It is yarn with the terroir of the farm. Until fairly recently, it wasn't that easy to find local farm yarns. Yearly fiber festivals were your best bet.
But in Ohio, it is easier than ever to find these great, unique yarns. We have an organization called the Ohio Natural Fiber Network.
The Network is made up of fiber farmers and artists around the state. That'll Do Farm is a proud member of the Network and I am honored to be the group's president.
You can help support the Network's members (or local fiber farmers in your area) by making 2012 the year you go on a Local Fiber Diet.
No, that doesn't mean you have to eat bran flakes or anything boring like that. It means that we ask you to think about your yarn, roving or raw fleece purchases. Can you source your next sweater locally? What about your next spinning project? Could it be a mix of alpaca and llama from a local farm?
Check out the various farms on the Network's website. Each one has a unique story to tell. Some of the fiber farmers specialize in dyeing fiber, or weaving, handspinning, or felting. If you see something interesting, send them an e-mail or drop by their farm. Our farmers are as passionate about their animals as I am.
As the Network continues to grow in 2012, I hope you check its website often and use it as your go-to site for listings of Ohio fiber events, classes, or new yarns.
Give local fiber a try this year. With the huge selection available to you, we think this could be one diet you'll be able to stick to!
Saturday is going to be an All Fiber, All The Time kind of day.
That'll Do Farm is a member of the Ohio Natural Fiber Network, a group of fiber producers and artists that are sold on the idea that local fiber, from a farmer and animal you know, is the best possible fiber out there. If it's hand dyed by a local artist, so much the better!
River Colors Studio in Lakewood has invited the Network to take part in Ohio Fiber Day on Saturday from noon to 4 p.m.
Local artists and fiber producers will be on hand to show customers why Ohio yarns are "all that" and then some. Network members are bringing locally grown, beautiful alpaca, llama, rabbit, sheep and goat fiber, in yarn, fleece and roving form.
If you are a swooner over soft, wonderful fiber, Saturday is your day!
Come on out and watch the hand dyeing and painting demos at 1, 2 & 3 p.m., as well as carding, spinning, and needle felting demos throughout the afternoon.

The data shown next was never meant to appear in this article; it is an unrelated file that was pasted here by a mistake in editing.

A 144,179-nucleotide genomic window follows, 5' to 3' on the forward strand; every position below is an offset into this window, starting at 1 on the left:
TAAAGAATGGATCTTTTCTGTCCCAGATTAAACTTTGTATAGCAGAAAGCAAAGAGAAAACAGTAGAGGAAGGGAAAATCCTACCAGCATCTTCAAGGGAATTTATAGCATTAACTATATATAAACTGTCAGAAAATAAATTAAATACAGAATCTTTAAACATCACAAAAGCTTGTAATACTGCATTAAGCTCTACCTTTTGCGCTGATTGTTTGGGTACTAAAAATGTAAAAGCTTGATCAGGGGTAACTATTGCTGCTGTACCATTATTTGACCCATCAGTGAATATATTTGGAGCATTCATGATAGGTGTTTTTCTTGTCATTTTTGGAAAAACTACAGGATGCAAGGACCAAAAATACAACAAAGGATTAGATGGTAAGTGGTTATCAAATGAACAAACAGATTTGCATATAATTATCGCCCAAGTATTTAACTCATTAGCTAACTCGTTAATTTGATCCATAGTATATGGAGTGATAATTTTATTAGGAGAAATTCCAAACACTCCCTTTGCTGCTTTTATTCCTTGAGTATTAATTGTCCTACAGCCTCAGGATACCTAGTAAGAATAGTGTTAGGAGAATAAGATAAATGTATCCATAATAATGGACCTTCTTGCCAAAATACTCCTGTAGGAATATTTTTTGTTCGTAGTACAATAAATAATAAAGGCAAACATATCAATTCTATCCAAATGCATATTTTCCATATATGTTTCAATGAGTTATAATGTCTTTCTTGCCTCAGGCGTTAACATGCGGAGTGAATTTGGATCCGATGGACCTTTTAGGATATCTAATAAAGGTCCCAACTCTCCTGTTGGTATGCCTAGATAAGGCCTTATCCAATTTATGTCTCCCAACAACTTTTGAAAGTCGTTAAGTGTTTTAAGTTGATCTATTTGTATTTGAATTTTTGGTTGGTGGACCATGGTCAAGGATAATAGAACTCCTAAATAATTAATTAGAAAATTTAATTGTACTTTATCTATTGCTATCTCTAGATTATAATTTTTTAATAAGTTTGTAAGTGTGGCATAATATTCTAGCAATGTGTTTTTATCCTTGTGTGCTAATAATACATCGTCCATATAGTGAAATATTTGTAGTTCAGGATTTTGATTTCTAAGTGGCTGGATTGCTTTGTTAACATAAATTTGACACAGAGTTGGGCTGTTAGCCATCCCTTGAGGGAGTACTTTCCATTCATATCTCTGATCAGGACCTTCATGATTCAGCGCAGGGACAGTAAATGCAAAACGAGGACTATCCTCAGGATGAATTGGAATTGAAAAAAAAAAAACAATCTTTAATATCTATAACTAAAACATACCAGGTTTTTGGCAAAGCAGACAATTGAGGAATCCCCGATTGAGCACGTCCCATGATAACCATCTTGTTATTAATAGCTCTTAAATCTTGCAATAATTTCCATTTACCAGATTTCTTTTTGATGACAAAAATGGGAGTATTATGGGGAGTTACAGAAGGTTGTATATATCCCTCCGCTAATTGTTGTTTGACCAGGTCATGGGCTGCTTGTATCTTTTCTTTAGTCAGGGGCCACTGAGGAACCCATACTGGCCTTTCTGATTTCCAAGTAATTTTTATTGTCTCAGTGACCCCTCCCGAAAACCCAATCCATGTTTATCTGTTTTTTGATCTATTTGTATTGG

Destination Yarn will be there, too, with some new colorways.
Bring a chair. Stay for the day and knit. Or spin. Or just talk. Dewey's Pizza is right around the corner -- walking distance! -- from the studio so you can stroll on over their for lunch and perhaps some liquid refreshment.
I think it's a perfect way to spend the day. I hope you can join us.
You've all probably pretty much figured out that 2011 has arrived. How it got here so quickly, I'll never know. But it is here nonetheless and we shall embrace it. (Maybe "embrace" is too strong a word. How about we go with "learn to live with it." That suits our style a little better.)
Lots of interesting and exciting things are planned for That'll Do Farm this year. Perhaps the most exciting is the upcoming introduction of our fiber CSA and our produce CSA.
What, by gosh by golly, you ask is a fiber CSA or a produce CSA?
CSA stands for Community Supported Agriculture and it's a way of bringing non-farmers closer to their produce and fiber. You, the customer, will have the opportunity to buy weekly "shares" of our vegetables or yearly "shares" of our fiber. We will begin offering "shares" next week, once we get all the nitty-gritty pricing details finalized.
In addition to their share of the vegetable or fiber "crop," our CSA shareholders will receive an invitation to members only picnics, weekly e-mail updates, special discounts on classes and a whole host of other benefits.
Plus, shareholders get the experience of knowing where there produce or fiber came from and how it was grown. They will have a real life connection with the farmers responsible for growing their food and their fiber.
We hope you'll think about joining either or both of That'll Do Farm's CSAs.
And, if that's not enough to set your ears a-wigglin', we'd like to invite you to take a look at another project in which we are involved:
The Ohio Natural Fiber Network is a group of Ohio fiber producers working to bring you the best animals and highest quality natural, local fibers. We hope to make this site your go-to spot for fiber information and events throughout the state. Please bookmark it and check back often as the site grows.
So Welcome 2011. We're glad you're here and we are going to enjoy each and every one of your days. Although sub-zero days and stinkin' hot 90 degree plus days will be a challenge, we are going to learn to live with them!